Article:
National 2022 Delicious Award Winners
Congratulations to all the winners of the 2022 National Delicious Produce Awards announced in Sydney last week!
Two of the four winners were Burraduc Buffalo Dairy and Grasslands Poultry Sommerlad chickens.
Sustainable agriculture wins
Both farms are multiple Delicious Award winners and I'm sure all of you who regularly enjoy their produce would agree that there's no denying the quality. There's also no doubt that the quality springs from the skill of the farmers and their commitment to regenerative ecosystem management. When the entire farm system is thriving and humming, everything benefits, including the thing you're harvesting to sell.
About Grassland Poultry
Chicken is the preferred animal protein of choice in Australia, we eat 49 kg of chicken per year per person and growing. The number of producers, however, is shrinking and the industry is dominated by a small number of very large, vertically integrated producers breeding super fast-growing, white broilers, distributing day-old chicks to contract farmers to shed-raise them to market weight, then processing and distributing the final product into the market. This is a factory production model rather than something you could seriously call farming.
By contrast, Grassland Poultry, a small, family-owned, holistic producer determined to do things better, is an astonishing exception to the rule.
Not only do they prioritise biodiversity by choosing to grow a completely different variety from 99% of the industry, but they breed, pasture-raise and process their slow-growing, robust chickens entirely on farm - a closed loop. You can literally count on one hand the number of pasture-based poultry farmers in Australia who are doing anything like this.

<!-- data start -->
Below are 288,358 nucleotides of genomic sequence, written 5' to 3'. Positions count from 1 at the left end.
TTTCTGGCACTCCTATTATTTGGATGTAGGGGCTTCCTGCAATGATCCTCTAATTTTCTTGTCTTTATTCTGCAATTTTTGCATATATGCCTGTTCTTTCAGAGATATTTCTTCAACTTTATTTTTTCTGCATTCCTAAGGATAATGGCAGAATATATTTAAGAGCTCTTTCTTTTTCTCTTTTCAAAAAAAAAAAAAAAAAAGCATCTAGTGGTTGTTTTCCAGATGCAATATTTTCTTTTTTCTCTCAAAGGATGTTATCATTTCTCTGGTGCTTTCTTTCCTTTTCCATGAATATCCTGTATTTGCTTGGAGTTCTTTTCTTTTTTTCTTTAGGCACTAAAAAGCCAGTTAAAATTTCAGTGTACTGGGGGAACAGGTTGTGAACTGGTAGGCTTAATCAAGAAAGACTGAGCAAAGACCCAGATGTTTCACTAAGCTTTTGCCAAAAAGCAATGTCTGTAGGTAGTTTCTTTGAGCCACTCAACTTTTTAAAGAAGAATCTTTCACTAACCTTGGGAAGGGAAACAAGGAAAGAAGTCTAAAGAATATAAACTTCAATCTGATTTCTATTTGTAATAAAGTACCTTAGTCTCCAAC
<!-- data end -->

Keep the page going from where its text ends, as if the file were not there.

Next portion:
About Burraduc Buffalo Dairy
Burraduc is equally unusual - a regeneratively-managed buffalo dairy farm run on a compassionate model that challenges convention. If you know anything about commercial dairy production, you'll know that most calves are weaned within a week and the idea of accepting a lower milk yield in return for animal welfare is as rare as hen's teeth.
But at Burraduc, calves remain with their mothers until weaning at around six months, so the milk is shared between calves and farmer. While the yield is lower, the animals are happier and the model outperforms the industry in so many other ways.
The milk is a rich expression of the vitality of the entire landscape and, in Elena Swegen's skilful hands, it becomes award-winning cheese, passing on all those minerals and vitamins - the concentrated health and vitality of the farm - to us.
We've been working with both farms since 2017 and we receive weekly deliveries from Burraduc and fortnightly deliveries from Grasslands. Check out The Ethical Omnivore to see case studies of both farms.
The day after the awards, we met with appreciative chefs at The Centennial Hotel. Here's a snap of Grant with Elena and Andrei Swegen of Burraduc and Kim and Bryan Kiss of Grasslands.